The Neo Geo MVS (Multi Video System) was an arcade system developed by SNK. It was dubbed a 24-bit system, although the exact categorization of its architecture is not that simple. Regardless, its games were on par with or better than current arcade offerings at the time, and most definitely more advanced than any home console offering.
The Neo Geo MVS arcade system was hard to miss, due to its bright red cabinet

It had multiple games to choose from, thanks to its multiple internal cartridge slots. A single arcade cabinet could house up to six games for a player to chose from. When games were no longer making money, newer games could be easily swapped out at a fraction of the cost when compared to replacing an entire arcade cabinet. This versatility made it popular with arcade owners, and so arcades everywhere had the big red MVS cabinets.

An MVS 4-slot motherboard photo credit:http://pinballmd.com

SNK eventually released a home console version, called the Advanced Entertainment System (AES), which was essentially the same hardware as the MVS, with a single cartridge slot. The system cost around $700 at the time and games were about $200 each!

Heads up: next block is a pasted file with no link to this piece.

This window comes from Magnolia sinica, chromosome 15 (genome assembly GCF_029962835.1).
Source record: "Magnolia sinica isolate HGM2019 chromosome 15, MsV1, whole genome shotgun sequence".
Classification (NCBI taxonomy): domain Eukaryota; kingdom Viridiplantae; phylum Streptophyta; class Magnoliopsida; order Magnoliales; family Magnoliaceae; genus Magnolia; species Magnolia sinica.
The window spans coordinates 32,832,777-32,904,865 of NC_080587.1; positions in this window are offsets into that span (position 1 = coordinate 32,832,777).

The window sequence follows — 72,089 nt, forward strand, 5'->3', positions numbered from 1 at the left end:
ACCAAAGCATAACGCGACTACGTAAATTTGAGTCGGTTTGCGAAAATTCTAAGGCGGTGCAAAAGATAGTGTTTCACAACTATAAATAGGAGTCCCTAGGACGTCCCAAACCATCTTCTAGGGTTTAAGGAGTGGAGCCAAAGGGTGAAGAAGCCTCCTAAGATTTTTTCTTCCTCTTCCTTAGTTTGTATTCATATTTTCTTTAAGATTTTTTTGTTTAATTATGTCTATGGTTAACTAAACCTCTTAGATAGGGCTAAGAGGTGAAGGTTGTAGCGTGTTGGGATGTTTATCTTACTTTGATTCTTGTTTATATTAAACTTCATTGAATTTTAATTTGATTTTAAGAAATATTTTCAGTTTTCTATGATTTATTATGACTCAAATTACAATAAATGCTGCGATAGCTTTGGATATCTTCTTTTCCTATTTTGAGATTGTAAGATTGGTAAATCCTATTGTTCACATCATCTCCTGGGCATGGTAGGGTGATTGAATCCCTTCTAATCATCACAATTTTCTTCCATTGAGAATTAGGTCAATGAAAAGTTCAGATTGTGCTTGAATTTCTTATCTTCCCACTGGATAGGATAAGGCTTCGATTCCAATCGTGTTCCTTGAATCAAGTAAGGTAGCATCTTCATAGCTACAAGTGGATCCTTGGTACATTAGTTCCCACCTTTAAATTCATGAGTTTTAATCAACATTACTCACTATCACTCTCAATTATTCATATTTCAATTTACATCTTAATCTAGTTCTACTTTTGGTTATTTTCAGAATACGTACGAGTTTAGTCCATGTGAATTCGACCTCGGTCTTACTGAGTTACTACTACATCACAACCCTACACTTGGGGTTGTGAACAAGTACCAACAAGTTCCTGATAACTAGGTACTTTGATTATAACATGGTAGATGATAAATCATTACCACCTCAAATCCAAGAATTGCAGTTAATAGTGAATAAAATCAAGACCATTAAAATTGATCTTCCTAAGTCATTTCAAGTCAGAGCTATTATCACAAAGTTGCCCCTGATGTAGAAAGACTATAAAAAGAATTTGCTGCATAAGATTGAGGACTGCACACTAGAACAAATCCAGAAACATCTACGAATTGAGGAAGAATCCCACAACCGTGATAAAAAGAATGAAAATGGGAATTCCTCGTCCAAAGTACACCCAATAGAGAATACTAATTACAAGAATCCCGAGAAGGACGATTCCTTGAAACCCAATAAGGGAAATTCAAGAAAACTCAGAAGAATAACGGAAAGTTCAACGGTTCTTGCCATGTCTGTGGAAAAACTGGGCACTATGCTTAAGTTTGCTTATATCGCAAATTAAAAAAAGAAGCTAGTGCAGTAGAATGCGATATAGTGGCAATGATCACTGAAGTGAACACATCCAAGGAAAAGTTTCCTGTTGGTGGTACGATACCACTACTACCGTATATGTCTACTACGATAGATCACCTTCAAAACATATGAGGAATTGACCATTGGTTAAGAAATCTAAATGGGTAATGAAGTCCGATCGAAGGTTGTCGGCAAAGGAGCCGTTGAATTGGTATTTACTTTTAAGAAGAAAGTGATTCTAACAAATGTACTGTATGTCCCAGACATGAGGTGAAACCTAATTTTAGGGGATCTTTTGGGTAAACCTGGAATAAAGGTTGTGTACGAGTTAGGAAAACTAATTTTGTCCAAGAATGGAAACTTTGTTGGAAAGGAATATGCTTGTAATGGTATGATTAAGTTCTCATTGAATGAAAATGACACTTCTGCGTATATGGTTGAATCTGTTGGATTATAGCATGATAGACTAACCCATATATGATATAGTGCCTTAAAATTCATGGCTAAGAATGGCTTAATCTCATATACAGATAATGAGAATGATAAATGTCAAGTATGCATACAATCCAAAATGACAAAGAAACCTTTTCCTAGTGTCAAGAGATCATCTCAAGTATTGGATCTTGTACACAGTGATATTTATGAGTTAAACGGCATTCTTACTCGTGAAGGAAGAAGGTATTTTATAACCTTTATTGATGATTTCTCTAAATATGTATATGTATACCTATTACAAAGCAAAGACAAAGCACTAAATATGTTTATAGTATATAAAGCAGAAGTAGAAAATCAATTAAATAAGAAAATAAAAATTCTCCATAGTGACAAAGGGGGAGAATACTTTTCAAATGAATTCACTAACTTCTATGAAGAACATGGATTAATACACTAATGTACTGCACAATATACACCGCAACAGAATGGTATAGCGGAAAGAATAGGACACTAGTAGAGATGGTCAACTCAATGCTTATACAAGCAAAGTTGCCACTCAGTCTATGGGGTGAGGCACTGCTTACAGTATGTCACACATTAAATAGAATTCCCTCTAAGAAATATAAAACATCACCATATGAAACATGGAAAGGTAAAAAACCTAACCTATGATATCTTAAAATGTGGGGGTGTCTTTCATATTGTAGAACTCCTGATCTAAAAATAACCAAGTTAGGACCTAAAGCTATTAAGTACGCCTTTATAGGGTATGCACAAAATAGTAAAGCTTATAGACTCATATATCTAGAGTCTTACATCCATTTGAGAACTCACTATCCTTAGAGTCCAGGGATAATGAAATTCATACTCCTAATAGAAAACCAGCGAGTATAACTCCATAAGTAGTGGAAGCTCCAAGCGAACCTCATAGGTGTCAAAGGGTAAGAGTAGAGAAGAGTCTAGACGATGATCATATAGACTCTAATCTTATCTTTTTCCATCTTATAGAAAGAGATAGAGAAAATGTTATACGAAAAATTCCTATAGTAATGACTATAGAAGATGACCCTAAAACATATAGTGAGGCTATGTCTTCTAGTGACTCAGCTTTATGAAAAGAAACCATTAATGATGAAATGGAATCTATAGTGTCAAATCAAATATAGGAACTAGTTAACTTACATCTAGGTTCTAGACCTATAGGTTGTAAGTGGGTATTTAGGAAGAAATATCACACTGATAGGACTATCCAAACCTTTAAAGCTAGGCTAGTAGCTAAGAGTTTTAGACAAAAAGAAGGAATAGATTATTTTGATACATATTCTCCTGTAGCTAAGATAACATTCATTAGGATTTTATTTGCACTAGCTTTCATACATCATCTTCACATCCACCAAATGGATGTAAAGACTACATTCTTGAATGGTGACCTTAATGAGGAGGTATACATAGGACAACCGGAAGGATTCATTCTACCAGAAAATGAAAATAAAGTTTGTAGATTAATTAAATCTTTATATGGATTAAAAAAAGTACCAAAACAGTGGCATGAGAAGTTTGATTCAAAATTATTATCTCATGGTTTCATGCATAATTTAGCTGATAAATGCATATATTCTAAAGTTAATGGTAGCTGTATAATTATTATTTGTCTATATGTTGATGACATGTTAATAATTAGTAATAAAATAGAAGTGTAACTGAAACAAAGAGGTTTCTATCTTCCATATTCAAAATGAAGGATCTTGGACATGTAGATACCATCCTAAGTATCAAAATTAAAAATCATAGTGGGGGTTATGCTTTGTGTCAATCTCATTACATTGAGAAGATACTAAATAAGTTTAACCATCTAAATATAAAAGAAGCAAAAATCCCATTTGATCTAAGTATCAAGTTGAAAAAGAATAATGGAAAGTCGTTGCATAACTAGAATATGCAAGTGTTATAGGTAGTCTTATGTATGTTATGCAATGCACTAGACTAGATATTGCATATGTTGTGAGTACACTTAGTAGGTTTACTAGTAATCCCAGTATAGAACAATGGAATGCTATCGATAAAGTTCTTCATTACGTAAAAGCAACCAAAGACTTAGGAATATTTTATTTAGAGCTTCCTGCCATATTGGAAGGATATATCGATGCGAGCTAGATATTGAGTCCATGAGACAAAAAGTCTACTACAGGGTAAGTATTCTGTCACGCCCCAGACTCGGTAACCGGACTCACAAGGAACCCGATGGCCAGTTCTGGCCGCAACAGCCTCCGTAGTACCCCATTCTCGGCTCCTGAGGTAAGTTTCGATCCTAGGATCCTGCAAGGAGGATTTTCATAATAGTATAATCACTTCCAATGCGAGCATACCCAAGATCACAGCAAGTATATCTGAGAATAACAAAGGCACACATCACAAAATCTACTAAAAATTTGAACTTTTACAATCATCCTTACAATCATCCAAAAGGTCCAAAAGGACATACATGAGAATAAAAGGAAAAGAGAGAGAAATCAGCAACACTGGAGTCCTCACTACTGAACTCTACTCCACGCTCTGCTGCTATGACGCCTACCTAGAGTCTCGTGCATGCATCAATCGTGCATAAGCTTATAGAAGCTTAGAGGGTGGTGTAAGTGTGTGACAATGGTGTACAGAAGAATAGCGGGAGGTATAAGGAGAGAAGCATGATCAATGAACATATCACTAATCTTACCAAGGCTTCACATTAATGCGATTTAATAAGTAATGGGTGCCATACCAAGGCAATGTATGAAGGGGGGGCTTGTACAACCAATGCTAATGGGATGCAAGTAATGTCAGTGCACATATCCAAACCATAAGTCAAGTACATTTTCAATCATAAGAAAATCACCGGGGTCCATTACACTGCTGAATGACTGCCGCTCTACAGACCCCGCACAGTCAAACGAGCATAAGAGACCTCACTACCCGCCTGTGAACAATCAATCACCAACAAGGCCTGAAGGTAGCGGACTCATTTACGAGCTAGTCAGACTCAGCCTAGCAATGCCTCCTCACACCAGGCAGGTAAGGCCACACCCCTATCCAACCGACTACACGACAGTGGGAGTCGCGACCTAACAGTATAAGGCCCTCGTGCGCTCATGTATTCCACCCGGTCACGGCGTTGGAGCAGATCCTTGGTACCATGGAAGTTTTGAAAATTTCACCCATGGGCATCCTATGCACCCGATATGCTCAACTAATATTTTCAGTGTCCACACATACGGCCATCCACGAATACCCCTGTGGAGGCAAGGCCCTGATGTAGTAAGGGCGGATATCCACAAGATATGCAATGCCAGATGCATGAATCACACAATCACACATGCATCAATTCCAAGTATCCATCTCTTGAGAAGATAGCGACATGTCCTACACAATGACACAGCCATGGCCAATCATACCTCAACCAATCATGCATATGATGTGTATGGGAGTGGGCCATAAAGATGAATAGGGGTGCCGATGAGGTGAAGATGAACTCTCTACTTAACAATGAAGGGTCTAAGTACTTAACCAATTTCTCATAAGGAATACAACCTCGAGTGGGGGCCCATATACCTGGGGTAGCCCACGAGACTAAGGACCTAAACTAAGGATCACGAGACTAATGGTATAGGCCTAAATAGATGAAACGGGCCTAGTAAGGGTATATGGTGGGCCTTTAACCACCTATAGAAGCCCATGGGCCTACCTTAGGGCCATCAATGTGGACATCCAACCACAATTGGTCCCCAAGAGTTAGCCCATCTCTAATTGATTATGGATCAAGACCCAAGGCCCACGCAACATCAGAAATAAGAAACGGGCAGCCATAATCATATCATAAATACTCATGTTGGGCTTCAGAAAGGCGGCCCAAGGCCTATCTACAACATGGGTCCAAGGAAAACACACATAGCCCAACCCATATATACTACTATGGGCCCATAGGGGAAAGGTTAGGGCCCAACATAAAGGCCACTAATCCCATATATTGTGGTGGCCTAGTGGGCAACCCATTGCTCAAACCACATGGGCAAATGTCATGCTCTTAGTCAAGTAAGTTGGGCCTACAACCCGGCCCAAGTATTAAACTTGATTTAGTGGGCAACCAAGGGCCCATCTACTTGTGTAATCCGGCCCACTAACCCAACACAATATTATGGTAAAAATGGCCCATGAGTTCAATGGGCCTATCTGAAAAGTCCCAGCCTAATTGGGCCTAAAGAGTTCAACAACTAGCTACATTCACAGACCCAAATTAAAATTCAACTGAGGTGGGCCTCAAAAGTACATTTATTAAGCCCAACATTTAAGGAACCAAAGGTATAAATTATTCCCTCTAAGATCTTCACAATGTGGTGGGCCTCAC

The Neo Geo AES home console
photo credit: https://commons.wikimedia.org/wiki/File:Neo-Geo-AES-FL.png

Even though the console and arcade hardware were the same, the game cartridges for the home system and the arcade system were not directly compatible due to different pinouts. The MVS arcade cartridges are cheaper, as there were more of them produced than the AES home versions.

Growing up, I only knew one kid with a Neo Geo. Its price point limited the audience, which was a business decision. SNK gambled on their premier home console being so advanced and captivating, that it would attract the attention of hardcore gamers. They were mostly right, as the home console had games released until 1997, and the arcade had games being released for it up until 2004.

The Neo Geo games library was focused on 2D action games, and not capable of 3D graphics. Still, it occupied a niche market with a love of 2D sprites, and had a cult following to this day.

It never occurred to me that owning a Neo Geo system was possible. It was just as absurd as wishing for a Lamborghini; there was just no way it was going to happen. Even years after its heyday, Neo Geo systems with hookups and a controller command upwards of $400 on the secondary market. That's not even taking into account the cost of the actual games. I resigned to accept the fact that only way I would play Neo Geo games was through emulation. Metal Slug is one of my favorite games, and it is a staple of game night when friends come over. Playing on it on RetroPie is fine, I guess.


My favorite Neo Geo game